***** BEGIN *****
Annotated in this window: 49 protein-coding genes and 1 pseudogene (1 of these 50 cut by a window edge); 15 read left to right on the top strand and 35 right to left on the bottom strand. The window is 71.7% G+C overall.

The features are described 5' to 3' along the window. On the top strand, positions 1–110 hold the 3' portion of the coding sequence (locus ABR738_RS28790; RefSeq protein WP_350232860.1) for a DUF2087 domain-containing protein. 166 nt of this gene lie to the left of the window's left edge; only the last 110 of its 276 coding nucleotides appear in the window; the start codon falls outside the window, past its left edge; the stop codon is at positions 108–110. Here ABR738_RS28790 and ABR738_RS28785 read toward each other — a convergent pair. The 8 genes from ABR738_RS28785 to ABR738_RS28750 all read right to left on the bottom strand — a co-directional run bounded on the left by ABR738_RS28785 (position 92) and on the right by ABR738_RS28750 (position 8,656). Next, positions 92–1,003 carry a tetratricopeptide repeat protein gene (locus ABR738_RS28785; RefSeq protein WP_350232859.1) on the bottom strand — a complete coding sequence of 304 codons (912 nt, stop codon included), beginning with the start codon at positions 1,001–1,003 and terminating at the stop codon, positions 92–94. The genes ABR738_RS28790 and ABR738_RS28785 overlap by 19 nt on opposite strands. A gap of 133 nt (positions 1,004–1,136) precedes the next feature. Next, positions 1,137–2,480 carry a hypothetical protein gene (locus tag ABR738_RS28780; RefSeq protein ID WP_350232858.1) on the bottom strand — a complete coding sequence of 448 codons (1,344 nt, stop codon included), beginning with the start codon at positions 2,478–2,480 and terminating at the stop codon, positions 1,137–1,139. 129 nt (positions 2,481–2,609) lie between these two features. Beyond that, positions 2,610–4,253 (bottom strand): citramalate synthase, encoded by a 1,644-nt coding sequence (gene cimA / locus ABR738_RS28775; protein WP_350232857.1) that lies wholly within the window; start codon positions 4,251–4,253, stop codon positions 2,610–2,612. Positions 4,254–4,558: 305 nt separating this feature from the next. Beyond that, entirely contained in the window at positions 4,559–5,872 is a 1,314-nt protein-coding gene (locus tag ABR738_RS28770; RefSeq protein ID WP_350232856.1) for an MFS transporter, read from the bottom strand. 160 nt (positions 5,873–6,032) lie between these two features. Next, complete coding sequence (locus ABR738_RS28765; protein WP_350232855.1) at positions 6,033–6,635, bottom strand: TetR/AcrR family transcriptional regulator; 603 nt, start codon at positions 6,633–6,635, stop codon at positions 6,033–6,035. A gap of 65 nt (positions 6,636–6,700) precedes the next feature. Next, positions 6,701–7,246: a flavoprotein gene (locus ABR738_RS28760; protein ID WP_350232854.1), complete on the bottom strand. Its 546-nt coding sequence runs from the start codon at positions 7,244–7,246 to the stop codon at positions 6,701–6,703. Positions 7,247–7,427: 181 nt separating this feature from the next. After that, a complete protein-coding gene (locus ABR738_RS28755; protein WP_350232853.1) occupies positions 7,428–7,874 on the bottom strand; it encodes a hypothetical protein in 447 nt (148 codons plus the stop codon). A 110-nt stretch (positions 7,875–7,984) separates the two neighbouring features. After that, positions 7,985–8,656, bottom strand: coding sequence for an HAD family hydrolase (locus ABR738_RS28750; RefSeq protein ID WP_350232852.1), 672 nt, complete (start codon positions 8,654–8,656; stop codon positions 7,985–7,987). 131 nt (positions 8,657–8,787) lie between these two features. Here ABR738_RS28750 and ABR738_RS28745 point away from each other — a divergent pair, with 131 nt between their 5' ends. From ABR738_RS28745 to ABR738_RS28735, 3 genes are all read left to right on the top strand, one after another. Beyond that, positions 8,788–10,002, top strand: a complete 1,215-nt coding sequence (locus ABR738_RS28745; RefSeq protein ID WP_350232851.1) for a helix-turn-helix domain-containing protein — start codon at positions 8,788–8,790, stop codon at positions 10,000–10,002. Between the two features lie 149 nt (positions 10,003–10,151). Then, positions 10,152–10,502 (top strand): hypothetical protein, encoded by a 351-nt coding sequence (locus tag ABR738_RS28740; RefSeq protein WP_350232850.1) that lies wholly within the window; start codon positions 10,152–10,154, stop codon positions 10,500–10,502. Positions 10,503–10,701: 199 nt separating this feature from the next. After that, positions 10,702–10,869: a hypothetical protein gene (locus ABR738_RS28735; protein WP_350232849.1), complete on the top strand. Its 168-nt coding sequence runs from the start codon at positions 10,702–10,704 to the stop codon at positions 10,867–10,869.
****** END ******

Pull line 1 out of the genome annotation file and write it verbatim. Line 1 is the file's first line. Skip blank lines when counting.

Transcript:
Annotated in this window: 49 protein-coding genes and 1 pseudogene (1 of these 50 cut by a window edge); 15 read left to right on the top strand and 35 right to left on the bottom strand. The window is 71.7% G+C overall.